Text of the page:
Title: The Queen of the Tearling
Author: Erika Johansen
Publisher: HarperCollins Audio and Blackstone Audio, 2014 (print available from Harper)
Narrator: Katherine Kellgren
Rating: 4.5 stars
Kelsea Raleigh Glynn, the 19-year-old heir to the Tearling throne, has been in hiding since she was one year old. Raised by an older couple with the knowledge that she would one day rule her kingdom, the time has come for her to return to the castle and take her place as queen. Though, of course, this will not be an easy task. Many want her dead, including her uncle the regent; Arlen Thorne, a man with many tricks up his sleeve; and the dreaded Red Queen of Mortmesne, who kills and orders death easily and without qualm, and has brought terror across the kingdoms. With her devoted Queen's Guard led by Lazarus by her side, Kelsea must survive long enough to lift the Tearling from the brink of ruin.
First, let me say that I was not expecting this book to be so excellent. Kelsea is a formidable heroine, and though young and a bit naive in politics, she has a remarkable mind and is a born leader. The intrigue, action, and politics that make up the plot are all very well paced, and the shifting of perspective (all in third person, each perspective giving us insight into one of a handful of characters' thoughts) allows the readers to see what is happening around the kingdom and gives insight into what we might expect Kelsea to encounter.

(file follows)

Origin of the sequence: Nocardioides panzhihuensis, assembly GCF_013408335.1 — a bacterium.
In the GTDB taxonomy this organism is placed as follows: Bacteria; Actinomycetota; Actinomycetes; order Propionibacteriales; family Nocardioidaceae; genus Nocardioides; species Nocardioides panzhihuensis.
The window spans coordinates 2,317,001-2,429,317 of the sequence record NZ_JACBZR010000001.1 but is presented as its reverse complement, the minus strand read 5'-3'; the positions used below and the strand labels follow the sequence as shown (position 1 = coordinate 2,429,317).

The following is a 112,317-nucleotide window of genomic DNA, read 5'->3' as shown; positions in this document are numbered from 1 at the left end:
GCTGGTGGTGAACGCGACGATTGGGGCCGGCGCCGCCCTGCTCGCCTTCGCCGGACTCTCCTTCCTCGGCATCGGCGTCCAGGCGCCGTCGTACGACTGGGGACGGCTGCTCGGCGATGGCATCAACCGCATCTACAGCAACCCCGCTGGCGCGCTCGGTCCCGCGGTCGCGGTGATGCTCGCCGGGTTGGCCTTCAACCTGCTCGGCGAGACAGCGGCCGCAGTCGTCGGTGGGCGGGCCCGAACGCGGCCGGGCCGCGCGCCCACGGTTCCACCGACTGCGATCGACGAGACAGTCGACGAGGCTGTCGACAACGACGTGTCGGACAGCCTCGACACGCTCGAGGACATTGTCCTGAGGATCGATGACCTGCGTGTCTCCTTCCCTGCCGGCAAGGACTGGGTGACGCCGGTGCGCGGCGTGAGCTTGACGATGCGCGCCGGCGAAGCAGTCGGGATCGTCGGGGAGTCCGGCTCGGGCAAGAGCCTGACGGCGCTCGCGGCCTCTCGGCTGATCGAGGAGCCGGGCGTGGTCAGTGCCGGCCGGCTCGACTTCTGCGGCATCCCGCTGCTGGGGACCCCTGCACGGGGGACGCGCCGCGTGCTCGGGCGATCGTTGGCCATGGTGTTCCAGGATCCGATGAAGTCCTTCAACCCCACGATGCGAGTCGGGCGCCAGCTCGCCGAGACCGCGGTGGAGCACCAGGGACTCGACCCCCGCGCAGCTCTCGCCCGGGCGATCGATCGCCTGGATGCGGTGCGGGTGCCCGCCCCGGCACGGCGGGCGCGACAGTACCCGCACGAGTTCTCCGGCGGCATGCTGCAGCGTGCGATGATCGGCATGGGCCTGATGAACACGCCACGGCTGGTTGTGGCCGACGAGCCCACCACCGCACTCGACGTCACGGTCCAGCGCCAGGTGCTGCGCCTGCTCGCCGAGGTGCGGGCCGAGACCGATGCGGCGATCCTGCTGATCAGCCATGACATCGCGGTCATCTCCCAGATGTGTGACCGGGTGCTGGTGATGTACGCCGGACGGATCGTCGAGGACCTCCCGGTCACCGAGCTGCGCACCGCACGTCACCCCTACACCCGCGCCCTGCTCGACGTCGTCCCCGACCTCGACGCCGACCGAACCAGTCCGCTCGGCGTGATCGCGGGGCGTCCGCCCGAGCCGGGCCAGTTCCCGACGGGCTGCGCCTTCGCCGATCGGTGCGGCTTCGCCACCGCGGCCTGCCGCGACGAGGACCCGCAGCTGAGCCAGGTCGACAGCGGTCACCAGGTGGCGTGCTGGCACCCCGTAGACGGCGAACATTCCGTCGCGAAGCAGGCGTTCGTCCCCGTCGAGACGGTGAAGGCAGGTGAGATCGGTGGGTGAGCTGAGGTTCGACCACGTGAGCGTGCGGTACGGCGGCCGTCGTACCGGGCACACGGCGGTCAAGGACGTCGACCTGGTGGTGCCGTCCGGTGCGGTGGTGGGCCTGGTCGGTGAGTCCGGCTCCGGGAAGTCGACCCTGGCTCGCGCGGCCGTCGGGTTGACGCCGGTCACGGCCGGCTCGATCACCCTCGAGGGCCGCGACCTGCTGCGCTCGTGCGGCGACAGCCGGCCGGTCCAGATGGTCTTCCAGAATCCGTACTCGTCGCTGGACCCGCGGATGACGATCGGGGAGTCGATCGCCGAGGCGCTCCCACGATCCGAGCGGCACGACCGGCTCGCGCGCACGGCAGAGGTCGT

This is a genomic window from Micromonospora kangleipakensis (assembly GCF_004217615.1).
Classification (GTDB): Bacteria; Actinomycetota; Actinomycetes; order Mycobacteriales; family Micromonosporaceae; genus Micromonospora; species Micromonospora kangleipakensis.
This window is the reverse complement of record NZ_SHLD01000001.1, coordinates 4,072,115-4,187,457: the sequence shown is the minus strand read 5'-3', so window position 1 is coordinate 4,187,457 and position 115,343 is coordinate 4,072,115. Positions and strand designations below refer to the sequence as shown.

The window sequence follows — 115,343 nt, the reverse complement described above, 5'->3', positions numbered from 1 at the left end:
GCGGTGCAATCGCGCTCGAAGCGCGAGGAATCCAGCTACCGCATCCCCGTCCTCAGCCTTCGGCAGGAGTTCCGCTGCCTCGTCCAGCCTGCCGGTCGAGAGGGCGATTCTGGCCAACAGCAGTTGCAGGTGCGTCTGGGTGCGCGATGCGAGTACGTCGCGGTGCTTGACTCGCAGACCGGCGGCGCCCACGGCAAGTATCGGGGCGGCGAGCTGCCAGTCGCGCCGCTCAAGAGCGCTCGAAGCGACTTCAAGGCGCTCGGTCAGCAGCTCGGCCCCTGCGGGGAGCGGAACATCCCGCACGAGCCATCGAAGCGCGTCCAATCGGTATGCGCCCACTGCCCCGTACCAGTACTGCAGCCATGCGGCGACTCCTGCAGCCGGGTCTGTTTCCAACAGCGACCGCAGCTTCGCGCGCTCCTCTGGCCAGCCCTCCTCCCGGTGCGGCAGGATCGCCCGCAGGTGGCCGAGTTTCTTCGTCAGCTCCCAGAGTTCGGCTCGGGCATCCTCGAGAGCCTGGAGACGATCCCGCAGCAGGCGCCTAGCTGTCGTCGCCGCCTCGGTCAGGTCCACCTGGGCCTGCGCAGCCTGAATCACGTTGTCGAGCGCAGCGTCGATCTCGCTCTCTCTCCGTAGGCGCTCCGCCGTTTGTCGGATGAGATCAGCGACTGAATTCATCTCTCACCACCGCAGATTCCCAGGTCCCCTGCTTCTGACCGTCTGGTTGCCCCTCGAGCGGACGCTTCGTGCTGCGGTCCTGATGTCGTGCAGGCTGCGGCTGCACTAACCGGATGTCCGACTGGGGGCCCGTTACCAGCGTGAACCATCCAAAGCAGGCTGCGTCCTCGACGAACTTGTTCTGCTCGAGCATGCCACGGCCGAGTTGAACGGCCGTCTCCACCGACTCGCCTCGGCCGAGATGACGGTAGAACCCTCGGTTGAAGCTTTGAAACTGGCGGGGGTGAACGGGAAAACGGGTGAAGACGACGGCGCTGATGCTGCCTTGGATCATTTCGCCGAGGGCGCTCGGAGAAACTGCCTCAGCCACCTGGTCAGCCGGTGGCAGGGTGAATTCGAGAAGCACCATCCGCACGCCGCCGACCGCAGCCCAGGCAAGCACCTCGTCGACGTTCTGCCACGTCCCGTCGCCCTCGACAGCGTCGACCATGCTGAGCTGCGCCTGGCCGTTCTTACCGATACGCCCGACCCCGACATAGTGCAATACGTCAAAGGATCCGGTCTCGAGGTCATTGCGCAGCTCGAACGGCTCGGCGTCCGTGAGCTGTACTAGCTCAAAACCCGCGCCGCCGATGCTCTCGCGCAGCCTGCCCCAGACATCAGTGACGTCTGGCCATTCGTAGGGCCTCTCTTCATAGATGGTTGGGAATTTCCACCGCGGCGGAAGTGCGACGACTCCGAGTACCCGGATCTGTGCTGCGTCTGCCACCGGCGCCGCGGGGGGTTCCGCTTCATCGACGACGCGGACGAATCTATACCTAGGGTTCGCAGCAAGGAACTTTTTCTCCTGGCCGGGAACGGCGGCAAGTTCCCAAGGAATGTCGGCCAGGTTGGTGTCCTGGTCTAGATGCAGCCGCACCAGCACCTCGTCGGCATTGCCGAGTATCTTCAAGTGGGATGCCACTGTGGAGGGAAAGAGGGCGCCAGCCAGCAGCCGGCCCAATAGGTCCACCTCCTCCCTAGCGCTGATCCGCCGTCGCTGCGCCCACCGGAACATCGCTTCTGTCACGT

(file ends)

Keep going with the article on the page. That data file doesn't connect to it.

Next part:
I think what surprised me most was Johansen's world itself. I was fascinated. The book starts out sounding like a typical high fantasy set in a medieval world, but as the story progresses, there are more and more clues as to what this world truly is. Not a fantasy, but a science fiction novel. A dystopia. Something has happened called the Crossing, and once the old world crossed over to this new world, everything collapsed. Hints of the world as we know it pop up now and then, and I kept trying to glean more and more information. Johansen is not forthcoming with the history of how the Tearling, Mortmesne, and the other surrounding countries came to be. I am very much looking forward to the next installment so I can get some of this information!
(As a quick note, this is not a teen novel—there are some very disturbing scenes, and a lot of sexual situations. That's not to say a mature teen couldn't handle it, but I wanted to make that distinction as I normally review teen lit.)
I listened to The Queen of the Tearling on audio, and Katherine Kellgren is, as always, a master of her craft. If you've never listened to her before, trust me, she is one of, if not the, best.
I am eager to hear about the movie that is supposedly going to be made, especially casting. It seems like it might be a book that lends itself to a movie version; I hope the producers do it justice.
Disclosure: I got this audiobook from my local library.